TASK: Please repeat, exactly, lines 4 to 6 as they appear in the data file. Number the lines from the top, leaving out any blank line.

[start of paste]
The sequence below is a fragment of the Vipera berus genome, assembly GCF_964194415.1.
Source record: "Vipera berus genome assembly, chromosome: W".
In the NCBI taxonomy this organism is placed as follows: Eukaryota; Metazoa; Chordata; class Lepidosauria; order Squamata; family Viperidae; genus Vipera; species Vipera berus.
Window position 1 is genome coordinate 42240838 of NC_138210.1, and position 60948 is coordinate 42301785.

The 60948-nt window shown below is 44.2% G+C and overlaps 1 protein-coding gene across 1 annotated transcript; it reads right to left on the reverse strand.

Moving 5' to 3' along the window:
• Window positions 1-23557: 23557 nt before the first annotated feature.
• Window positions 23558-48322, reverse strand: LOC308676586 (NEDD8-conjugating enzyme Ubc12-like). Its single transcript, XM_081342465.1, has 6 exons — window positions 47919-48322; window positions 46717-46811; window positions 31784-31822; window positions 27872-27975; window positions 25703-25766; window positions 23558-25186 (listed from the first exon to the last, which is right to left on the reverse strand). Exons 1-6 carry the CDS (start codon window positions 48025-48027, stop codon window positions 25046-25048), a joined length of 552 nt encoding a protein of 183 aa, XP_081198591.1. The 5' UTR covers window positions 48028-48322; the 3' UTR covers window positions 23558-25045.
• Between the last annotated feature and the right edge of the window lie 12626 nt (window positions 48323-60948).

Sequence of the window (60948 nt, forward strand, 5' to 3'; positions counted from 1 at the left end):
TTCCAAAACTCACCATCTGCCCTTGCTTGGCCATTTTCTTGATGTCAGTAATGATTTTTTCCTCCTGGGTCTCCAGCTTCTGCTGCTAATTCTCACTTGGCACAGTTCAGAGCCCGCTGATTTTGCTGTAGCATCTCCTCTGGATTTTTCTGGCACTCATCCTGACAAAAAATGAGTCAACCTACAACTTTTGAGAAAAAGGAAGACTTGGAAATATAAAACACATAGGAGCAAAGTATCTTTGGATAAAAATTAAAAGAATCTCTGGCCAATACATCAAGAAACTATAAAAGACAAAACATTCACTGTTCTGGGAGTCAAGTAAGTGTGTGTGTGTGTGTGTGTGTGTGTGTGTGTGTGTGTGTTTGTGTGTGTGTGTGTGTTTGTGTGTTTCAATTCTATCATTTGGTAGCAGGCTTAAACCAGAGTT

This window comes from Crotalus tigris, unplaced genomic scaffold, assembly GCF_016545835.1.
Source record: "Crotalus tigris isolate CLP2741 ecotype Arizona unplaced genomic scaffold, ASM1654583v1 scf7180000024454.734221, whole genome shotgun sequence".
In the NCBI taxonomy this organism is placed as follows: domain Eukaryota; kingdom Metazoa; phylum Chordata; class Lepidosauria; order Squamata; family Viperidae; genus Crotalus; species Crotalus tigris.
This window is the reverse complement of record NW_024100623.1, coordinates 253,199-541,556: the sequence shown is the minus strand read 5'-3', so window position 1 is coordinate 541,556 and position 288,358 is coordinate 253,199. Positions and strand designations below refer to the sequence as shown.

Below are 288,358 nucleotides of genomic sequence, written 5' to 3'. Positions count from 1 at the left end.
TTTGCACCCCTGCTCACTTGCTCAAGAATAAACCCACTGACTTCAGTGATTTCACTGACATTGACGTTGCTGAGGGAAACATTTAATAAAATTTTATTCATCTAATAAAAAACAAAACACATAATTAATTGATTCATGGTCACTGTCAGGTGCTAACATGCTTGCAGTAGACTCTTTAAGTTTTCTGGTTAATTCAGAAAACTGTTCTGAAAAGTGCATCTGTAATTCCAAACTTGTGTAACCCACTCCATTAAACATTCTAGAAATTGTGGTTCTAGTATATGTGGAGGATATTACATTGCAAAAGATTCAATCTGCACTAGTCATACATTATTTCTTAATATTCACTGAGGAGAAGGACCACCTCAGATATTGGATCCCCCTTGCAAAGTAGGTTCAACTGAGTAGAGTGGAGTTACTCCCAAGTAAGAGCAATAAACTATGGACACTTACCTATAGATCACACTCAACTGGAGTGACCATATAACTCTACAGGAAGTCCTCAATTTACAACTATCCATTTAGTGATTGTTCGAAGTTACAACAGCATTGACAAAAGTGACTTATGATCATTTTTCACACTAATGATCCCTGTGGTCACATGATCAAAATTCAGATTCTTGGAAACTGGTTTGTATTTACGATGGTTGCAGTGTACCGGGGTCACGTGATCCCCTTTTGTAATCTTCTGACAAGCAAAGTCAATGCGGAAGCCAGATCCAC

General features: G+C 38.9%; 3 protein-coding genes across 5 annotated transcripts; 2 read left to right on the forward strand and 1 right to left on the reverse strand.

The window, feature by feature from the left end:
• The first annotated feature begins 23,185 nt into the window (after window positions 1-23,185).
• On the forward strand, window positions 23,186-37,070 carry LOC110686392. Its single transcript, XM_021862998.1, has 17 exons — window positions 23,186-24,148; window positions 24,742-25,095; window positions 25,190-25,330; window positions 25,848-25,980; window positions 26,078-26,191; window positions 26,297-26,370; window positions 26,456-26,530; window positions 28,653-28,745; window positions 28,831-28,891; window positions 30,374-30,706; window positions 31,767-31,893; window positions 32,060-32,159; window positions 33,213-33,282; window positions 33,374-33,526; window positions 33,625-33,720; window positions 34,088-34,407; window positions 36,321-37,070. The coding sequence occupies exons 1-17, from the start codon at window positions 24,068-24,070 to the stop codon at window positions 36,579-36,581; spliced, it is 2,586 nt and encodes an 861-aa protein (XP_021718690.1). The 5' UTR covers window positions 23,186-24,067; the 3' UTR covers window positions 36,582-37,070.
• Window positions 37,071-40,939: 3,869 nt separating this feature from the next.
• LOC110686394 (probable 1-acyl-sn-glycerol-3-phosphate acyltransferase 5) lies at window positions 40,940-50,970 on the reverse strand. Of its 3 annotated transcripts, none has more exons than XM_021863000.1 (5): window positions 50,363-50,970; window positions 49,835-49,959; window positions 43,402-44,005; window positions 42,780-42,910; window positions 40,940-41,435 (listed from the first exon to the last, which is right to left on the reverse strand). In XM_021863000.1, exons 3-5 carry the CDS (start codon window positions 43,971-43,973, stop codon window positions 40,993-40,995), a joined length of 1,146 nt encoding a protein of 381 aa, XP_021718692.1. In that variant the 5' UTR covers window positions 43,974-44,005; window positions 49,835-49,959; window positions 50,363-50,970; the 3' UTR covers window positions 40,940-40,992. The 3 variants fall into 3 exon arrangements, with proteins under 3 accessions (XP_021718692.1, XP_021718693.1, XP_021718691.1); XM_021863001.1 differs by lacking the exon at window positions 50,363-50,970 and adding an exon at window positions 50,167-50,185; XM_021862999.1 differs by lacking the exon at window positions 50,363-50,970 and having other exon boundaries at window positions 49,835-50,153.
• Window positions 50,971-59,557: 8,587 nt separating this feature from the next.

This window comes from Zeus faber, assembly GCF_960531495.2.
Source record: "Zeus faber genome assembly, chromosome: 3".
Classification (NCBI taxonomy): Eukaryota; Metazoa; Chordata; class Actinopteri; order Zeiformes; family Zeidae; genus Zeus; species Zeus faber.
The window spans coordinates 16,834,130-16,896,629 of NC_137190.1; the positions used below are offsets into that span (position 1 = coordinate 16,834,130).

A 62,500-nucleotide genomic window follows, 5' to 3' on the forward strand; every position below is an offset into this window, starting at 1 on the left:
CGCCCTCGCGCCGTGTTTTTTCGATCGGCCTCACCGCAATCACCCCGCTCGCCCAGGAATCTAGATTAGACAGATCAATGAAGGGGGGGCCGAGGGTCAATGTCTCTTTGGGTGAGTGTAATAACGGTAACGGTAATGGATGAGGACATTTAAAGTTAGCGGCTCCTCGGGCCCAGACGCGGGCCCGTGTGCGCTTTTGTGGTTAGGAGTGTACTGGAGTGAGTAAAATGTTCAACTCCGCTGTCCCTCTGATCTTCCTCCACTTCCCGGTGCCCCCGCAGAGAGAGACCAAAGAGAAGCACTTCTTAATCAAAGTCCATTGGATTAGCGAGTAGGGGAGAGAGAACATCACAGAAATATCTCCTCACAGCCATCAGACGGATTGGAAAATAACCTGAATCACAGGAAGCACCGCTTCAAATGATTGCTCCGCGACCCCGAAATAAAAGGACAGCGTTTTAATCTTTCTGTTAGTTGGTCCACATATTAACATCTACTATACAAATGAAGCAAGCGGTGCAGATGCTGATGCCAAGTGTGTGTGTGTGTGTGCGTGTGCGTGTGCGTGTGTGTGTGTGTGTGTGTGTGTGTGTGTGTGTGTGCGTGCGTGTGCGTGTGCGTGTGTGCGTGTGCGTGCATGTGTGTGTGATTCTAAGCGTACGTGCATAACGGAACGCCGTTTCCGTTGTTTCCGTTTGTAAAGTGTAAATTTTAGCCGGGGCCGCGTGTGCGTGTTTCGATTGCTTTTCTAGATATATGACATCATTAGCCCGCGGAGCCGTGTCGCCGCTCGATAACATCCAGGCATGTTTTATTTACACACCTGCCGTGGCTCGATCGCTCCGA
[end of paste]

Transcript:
Window position 1 is genome coordinate 42240838 of NC_138210.1, and position 60948 is coordinate 42301785.

The 60948-nt window shown below is 44.2% G+C and overlaps 1 protein-coding gene across 1 annotated transcript; it reads right to left on the reverse strand.

Moving 5' to 3' along the window: